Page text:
After the event is over, attendees don't have a way to access all recorded content.
Extend the lifecycle of the Collaborative by launching a hub of all recorded content.
28% of attendees returned to engage with post-event content.
The Collaborative is a conference for nonprofit professionals. Due to the pandemic, the in-person annual event was cancelled. The event organizers quickly shifted to re-launching the conference as a virtual event. In less than a month, I helped the team launch a web experience where attendees could watch recordings of the talks. Attendees could also access exclusive bonus content that were made available post-event.
I added a "new" badge to the Extended Sessions tab. This indicates to the attendee that every video listed under this tab is new bonus content. Instead of adding this badge to each video, we were able to reduce the cognitive load for the attendee as they browsed through the gallery.
I created a "base" variant for the video thumbnail component. This enabled me to work efficiently within the project's quick turnaround delivery.
The "sponsored" variant replaces the speaker name with the sponsor name and adds a "lock" icon. Because a gated form adds friction to the user experience, I wanted to mitigate that by using the "lock" icon to signal that extra step in the user flow.
Applying my key research takeaways from permissions request screens, I aimed to show full transparency with the information the attendee decides to share. This meant displaying exactly the who (sponsor name) and the what (information).
This is a big moment in the user experience where attendees might drop-off. I added incentives to help encourage them to continue. This meant displaying what the attendee will benefit from completing this form.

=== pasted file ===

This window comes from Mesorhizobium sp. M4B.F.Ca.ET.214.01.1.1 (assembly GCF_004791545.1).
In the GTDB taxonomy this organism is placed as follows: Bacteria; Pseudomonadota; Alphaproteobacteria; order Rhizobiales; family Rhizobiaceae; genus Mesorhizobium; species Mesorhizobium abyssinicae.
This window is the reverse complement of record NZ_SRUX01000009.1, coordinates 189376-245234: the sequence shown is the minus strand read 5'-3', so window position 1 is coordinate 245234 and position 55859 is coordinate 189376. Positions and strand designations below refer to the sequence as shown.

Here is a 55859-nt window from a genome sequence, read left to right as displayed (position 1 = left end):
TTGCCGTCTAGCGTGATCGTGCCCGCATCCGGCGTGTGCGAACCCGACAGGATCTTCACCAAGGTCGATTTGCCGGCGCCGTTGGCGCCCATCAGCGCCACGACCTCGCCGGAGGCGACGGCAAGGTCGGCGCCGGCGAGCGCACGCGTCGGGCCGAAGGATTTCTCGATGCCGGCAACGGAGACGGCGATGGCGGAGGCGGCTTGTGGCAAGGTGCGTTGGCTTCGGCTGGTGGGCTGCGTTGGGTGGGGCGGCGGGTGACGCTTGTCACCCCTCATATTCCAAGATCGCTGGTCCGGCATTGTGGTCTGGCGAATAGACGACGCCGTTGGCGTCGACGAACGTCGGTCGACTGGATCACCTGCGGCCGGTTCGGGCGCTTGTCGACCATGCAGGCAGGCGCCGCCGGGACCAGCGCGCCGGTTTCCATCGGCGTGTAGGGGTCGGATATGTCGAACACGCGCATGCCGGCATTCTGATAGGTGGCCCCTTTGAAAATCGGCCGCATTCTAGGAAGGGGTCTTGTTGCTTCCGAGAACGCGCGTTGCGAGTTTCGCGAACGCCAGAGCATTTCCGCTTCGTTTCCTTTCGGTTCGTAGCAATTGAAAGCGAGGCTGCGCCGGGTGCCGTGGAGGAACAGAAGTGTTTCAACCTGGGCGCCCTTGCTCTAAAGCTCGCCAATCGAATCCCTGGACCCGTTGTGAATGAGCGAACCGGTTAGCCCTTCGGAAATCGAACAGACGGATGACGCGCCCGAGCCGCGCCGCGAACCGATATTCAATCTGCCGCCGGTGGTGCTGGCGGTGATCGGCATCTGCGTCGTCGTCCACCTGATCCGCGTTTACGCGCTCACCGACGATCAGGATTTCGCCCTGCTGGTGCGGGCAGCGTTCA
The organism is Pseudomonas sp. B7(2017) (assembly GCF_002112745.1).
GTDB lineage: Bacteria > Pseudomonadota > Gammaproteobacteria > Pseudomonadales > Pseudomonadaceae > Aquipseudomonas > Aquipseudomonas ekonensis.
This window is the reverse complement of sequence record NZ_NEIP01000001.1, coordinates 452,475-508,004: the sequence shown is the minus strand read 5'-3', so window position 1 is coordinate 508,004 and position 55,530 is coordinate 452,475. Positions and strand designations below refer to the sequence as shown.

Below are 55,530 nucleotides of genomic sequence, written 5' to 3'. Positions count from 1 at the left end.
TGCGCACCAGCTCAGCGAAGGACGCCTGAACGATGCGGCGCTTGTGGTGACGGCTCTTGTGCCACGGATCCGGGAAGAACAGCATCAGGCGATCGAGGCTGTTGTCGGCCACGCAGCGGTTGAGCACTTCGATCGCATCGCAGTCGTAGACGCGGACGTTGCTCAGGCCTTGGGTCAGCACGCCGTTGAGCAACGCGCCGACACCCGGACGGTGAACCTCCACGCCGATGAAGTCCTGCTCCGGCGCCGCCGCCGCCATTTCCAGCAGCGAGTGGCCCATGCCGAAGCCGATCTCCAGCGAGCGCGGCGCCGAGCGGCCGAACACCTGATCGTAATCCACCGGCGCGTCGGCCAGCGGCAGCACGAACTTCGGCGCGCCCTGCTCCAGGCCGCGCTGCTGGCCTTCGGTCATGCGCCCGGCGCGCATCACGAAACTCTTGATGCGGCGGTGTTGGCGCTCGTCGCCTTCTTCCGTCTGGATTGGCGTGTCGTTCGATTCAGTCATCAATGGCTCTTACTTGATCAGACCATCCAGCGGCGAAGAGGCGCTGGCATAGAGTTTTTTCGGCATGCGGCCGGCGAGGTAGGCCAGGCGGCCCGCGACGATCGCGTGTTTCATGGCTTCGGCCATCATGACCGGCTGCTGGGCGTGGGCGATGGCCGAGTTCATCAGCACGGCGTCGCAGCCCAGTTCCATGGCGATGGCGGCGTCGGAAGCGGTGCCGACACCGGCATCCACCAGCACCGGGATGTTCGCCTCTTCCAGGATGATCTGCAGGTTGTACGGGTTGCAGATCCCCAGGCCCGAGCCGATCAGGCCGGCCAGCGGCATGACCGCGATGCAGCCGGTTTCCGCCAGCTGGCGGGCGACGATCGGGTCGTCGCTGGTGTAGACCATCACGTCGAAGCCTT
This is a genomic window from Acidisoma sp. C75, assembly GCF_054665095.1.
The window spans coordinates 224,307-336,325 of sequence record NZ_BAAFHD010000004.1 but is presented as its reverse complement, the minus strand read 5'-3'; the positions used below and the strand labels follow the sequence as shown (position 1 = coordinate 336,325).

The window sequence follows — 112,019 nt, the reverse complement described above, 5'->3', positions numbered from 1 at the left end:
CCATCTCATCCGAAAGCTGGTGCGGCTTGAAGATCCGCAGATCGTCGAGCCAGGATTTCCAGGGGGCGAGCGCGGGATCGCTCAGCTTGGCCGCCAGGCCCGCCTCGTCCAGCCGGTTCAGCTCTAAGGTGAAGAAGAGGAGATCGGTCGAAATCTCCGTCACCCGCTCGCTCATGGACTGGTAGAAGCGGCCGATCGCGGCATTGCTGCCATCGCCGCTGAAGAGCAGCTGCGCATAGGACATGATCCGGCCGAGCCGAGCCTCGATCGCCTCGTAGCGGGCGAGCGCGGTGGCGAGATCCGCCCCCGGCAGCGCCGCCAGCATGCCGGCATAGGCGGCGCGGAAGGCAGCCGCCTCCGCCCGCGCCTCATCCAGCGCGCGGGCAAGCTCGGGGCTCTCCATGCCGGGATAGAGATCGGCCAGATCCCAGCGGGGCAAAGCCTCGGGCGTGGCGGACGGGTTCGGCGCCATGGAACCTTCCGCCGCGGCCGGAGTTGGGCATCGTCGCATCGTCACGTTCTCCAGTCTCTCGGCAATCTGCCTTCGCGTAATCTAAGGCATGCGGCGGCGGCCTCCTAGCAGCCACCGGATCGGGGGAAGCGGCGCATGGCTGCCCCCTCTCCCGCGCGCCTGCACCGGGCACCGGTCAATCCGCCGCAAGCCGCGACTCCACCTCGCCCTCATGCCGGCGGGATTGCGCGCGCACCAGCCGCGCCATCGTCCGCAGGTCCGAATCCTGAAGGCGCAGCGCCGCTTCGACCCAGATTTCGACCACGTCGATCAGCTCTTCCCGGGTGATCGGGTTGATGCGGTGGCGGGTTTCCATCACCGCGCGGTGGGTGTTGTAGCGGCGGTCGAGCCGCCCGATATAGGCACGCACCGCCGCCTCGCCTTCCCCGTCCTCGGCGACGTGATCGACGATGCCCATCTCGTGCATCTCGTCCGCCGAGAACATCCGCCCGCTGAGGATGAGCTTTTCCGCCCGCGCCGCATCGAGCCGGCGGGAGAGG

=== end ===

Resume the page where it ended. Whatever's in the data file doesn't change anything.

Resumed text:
I focused on matching the visual hierarchy with the attendee's primary goal from the very beginning of the user flow: to watch a video. I designed for the video to occupy about 75% of the viewport height above the fold. This allowed the "download slides" button to also be visible above the fold.
Then I looked at how simplifying some of the other content on the page would help bring focus to the video. I used an expander to hide the session description if it were to exceed two lines. Many of these descriptions were very lengthy and could have taken attention away from the video. I also simplified the nav to one simple action instead of three.
This is one of my favorite and most memorable projects to date. I originally presented a wireframe of this design to the team right when we made the decision to pivot into a virtual event. This was intended for our live experience. However, the team decided to move forward with other avenues.
Even though we had to scrap the concept, I still had an itch to see this come to life. Out of my own volition, I added in the visual layers and created the high fidelity prototype. It was a fulfilling moment for me even though I knew we couldn't use it. Or so I thought...
A week later, the team kicked off this project for post-event. Serendipitously, I saw that the design that I had for the live experience could still apply to this post-event experience.
I look back at this experience to remind myself to follow my heart. Sometimes a design solution might not have a place in that moment due to other factors outside of my reach. What was important for me was to keep that passion that I had to solve for this exciting challenge.